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Maruti Suzuki dealers will contact owners of all the affected vehicles, the company said. Photo: Ramesh Pathania/ Mint
Maruti Suzuki dealers will contact owners of all the affected vehicles, the company said. Photo: Ramesh Pathania/ Mint

Maruti Suzuki recalls 69,555 units of DZire, Swift, Ritz

Maruti will inspect, repair wiring harness fitment of 69,555 cars manufactured between 8 March 2010 and 11 August 2013

New Delhi: India’s largest car maker Maruti Suzuki India Ltd said that it had recalled 69,555 units of its popular hatchbacks Swift and Ritz, and entry-level sedan DZire built between 8 March 2010 and 11 August 2013.

Maruti Suzuki said it will inspect and repair the wiring harness fitment (a device which transmits signals or electrical power) of diesel vehicles—55,938 units of an old variant of the DZire, 12,486 units of the old Swift and 1,131 of Ritz.

“This exercise does not pertain to any other model of the company or its exports," the company said in a statement.

Maruti Suzuki dealers will contact owners of all the affected vehicles. The dealer workshop technicians will inspect the wiring harness fitment condition and carry out the necessary repairs free of cost.

This is the second recall by the firm since April when it issued one of India’s biggest vehicle recalls by contacting 103,311 customers who purchased models such as the Ertiga, Swift and DZire, manufactured between 12 November 2013 and 4 February 2014 to replace faulty fuel filler neck (the tube leading down to the fuel tank).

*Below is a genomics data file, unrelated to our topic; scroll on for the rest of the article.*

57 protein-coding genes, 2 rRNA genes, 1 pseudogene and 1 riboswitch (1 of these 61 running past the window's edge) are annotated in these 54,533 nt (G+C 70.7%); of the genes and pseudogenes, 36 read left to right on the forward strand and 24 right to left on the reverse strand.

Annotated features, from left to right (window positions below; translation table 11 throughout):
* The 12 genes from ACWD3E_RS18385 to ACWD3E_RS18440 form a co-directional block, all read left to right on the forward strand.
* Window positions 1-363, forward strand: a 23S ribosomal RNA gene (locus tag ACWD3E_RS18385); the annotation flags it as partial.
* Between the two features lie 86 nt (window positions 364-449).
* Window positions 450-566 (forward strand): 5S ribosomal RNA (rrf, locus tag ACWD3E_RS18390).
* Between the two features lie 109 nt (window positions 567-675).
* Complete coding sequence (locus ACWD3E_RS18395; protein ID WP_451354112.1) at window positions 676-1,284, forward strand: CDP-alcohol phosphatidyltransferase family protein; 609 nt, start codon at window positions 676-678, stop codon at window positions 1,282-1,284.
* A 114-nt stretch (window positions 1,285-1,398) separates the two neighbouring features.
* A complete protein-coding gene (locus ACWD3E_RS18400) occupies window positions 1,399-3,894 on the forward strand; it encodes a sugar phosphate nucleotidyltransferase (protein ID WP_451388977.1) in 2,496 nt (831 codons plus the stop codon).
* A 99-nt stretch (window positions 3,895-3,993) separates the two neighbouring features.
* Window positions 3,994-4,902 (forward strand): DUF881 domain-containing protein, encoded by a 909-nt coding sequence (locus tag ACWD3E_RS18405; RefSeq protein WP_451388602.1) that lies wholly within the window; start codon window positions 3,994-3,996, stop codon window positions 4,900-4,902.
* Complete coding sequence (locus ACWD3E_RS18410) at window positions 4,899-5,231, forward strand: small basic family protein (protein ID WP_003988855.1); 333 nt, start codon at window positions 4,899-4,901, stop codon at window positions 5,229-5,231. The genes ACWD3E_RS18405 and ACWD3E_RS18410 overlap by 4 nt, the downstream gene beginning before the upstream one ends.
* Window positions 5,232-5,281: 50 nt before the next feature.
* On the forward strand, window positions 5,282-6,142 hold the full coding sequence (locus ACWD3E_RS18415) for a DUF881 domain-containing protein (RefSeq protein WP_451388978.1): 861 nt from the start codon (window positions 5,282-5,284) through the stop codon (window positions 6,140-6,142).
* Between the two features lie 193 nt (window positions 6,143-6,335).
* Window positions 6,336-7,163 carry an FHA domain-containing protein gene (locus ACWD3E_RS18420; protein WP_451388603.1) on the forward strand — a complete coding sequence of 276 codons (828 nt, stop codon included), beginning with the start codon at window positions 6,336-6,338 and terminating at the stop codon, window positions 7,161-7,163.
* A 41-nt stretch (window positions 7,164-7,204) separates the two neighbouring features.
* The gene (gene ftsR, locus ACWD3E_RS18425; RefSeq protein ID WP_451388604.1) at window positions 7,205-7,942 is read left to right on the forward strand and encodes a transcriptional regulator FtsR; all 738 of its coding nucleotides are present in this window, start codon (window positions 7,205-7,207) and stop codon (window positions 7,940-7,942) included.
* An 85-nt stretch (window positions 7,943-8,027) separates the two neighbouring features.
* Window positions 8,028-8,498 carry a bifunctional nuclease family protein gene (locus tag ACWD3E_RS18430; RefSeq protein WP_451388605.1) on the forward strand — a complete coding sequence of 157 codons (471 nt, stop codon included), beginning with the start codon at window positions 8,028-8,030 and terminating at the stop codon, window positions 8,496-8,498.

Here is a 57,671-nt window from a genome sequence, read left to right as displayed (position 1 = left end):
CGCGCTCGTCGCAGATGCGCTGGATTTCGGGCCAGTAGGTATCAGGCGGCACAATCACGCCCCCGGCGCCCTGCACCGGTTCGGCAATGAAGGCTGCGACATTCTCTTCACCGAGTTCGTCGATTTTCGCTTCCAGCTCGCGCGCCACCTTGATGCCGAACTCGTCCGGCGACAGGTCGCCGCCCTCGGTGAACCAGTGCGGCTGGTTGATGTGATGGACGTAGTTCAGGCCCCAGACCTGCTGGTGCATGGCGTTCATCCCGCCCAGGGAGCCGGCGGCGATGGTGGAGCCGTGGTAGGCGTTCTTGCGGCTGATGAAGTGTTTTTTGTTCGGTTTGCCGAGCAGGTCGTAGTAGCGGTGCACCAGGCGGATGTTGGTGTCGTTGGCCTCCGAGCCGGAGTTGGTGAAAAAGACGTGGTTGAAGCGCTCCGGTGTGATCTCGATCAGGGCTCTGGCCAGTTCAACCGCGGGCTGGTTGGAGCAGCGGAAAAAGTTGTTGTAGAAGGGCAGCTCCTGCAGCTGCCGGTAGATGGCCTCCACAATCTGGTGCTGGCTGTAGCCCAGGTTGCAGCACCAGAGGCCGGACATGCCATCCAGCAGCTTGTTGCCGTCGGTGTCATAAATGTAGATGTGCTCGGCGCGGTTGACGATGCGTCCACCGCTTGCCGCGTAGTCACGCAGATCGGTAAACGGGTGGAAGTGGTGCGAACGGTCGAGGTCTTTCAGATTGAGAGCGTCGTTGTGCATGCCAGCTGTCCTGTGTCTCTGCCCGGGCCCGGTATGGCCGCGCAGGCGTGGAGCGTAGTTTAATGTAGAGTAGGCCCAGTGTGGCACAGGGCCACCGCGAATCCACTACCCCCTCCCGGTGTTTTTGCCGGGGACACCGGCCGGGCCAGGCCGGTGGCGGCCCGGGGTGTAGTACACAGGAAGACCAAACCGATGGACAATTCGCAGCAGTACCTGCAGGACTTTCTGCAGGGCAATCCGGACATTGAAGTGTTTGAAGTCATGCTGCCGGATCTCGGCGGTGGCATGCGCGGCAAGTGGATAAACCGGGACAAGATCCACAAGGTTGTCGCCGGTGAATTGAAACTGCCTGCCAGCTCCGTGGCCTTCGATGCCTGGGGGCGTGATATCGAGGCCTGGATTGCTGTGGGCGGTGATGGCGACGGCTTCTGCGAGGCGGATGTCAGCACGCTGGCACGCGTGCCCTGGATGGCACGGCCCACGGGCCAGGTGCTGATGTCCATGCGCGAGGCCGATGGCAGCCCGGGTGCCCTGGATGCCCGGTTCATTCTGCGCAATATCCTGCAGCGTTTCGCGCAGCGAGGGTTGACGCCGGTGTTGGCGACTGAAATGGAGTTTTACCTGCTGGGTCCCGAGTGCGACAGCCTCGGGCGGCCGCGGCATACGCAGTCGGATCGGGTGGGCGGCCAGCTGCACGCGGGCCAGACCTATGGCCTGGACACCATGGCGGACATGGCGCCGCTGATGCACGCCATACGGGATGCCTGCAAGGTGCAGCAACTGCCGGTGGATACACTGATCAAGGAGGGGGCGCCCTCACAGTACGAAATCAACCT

Indian car makers are becoming proactive about recalls, suggesting that a voluntary code put in place by the industry in 2013 is working and that they’ve been able to overcome the stigma attached to such exercises in a climate in which companies are seeking to revive sales after a two-year downturn.

Unlike developed markets such as Europe, Japan or the US, India still has no official recall policy. Typically, an auto maker in India makes an announcement offering to fix any defects and replace faulty components, but escapes penalties and punishments common in developed markets.

The new Motor Vehicle Act, which has been drafted by the ministry for road transport and highways and is expected to be tabled in Parliament during the winter session, is likely to include provisions for penalising errant vehicle makers.

“While it is overwhelming that more and more companies are issuing vehicle recalls, I am hopeful that the new motor vehicle laws will have strict regulations and penalties as the GM episode really tarnished the image of the Indian auto industry," said an expert with a leading consultancy on condition of anonymity.

General Motors India Pvt. Ltd last year admitted to the Indian government that an internal probe had revealed employees of the company violated testing norms, and re-fitted already approved engines in new Tavera models sent for inspection to meet specified emission norms. Also in 2013, GM recalled 114,000 units of the multi-utility vehicle to address issues related to emissions and specifications.

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